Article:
Just serving justice
Laura Caldwell teams up to free an innocent man.
Despite what might seem like a happy ending, Hollywood isn’t buying.
You’d think the story of Jovan Mosley, defense attorney Catharine O’Daniel and author Laura Caldwell would have the Oscar bait shop fully stocked. Mosley, a 19-year-old from Park Manor, was the quiet, intelligent kid who got fingered as part of a mob beating of a middle-aged man. But Mosley’s confession was coerced by the now-notorious cops of Area 2, home to alleged torturer Detective Jon Burge. After a chance meeting with Mosley, O’Daniel decided to take on his case. And after O’Daniel befriended Caldwell at one of the latter’s book readings, Caldwell—a civil litigator with no experience in criminal defense—plunged headfirst into the case, working as O’Daniel’s second. After a long trial and jury deliberation, Mosley was declared not guilty, six years after he was charged and thrown into a detaining cell.
Caldwell’s personal and legal insight, along with her novelist’s flair, make her account of Mosley’s story, Long Way Home (Free Press, $26), a riveting read, exactly the kind of tale that seems destined for the big screen. But, she says, when she and her agent got on the phone with Hollywood producers, they were baffled.
“The people in Hollywood were all dissatisfied,” says Caldwell, 42. “They kept asking, ‘Who’s the bad guy?’ but there really wasn’t just one. It could be the state’s attorney, the first judge, the cops, any of a series of failures in the system.”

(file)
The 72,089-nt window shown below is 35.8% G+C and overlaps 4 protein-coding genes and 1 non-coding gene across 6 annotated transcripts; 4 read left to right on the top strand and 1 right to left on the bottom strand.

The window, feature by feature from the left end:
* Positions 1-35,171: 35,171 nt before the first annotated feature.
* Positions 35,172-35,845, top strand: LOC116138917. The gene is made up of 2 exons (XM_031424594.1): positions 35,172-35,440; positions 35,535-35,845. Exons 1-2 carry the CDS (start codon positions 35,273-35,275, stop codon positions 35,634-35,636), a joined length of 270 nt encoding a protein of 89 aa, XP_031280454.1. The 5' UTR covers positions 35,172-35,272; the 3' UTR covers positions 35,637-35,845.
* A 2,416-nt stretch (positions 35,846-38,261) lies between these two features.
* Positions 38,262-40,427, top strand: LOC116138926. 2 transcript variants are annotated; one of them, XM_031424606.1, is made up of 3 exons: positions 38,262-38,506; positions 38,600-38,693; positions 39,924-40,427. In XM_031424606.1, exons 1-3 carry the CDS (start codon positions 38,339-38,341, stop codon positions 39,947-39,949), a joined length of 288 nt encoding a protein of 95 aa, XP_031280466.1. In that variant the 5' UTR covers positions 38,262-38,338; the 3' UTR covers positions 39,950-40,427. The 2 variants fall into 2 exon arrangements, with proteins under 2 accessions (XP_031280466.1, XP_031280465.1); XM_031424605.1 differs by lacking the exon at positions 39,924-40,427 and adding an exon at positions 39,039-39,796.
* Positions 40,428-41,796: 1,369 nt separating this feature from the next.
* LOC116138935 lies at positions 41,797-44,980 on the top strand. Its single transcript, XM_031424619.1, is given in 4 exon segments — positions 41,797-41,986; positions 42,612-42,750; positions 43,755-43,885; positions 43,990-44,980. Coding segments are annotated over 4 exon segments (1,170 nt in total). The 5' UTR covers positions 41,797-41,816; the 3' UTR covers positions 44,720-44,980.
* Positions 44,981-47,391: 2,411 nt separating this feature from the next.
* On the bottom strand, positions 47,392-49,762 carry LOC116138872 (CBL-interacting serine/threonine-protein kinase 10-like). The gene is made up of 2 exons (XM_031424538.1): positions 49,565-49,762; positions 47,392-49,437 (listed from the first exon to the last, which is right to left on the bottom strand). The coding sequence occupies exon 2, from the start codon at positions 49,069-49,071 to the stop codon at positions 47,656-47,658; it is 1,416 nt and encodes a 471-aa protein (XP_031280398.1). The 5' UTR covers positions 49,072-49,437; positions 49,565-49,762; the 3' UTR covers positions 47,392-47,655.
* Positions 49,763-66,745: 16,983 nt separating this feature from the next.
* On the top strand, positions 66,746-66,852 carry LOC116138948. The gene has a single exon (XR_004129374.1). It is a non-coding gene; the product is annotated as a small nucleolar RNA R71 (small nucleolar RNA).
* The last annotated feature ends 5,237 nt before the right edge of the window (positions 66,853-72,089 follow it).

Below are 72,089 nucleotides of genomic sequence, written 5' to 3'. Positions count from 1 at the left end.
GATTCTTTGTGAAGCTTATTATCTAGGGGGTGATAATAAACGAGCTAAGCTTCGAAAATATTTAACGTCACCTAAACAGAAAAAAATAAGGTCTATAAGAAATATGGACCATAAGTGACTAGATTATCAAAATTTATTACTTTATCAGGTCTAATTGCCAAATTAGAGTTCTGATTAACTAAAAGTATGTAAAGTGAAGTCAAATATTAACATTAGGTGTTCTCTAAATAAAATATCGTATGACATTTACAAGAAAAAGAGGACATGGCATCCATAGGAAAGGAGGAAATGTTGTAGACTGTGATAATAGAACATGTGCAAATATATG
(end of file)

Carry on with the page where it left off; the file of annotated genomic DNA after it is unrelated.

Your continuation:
In fact, if there is a “bad guy” in the story, it’s certainly the system. On August 6, 1999, 51-year-old Howard Thomas walked home from work. A group of teenagers—for unclear, contradictory reasons, according to testimony—punched, kicked and beat him with a baseball bat. No witnesses came forward until a reward was offered. Mosley had witnessed the fight but not participated, but he was swept up in the investigation. He went months without speaking to a public defender and then was held pending trial for five years in a supermax detention center.
“When Cathy told me the story about this kid, it really disturbed me,” says Caldwell, who as a distinguished scholar in residence at Loyola University, had been teaching law, rather than practicing it, for years. “I figured even if he did it, the legal system owes him a fair trial. But then I got to know him and knew he was innocent.”
After Mosley’s exoneration in 2005, he immediately enrolled in the City Colleges and is now working toward his bachelor’s degree at Loyola. Still, it’s difficult to see this story as a happy one. Told in short, sharp chapters, Long Way Home is as much about Mosley’s entrapment as it is a condemning canvassing of the myriad ways the legal system can trap its citizens, especially poor ones.
“There is a whole population of people who get fucked over,” Caldwell says. “Even though he’s come out of it okay and is a really kind, happy guy, he went through a lot, and it left its mark.”
Caldwell, too, has been changed by the experience. Now a self-described born-again lawyer, Caldwell works with her law students on more forced-confession cases. She’s also started a support group for the exonerated, Life After Innocence, which helps bring together the wrongly accused to talk about their lives now and discuss ways to get their records cleared. And, she says, it’s drastically changed her outlook.
“You would think I’d be depressed all the time, dealing with people who have been through this,” she says. “But they’ve all been through this surreal hell, and they come out not bitter at all; they just want to live their lives. It’s hard to think your problems are problems after that.”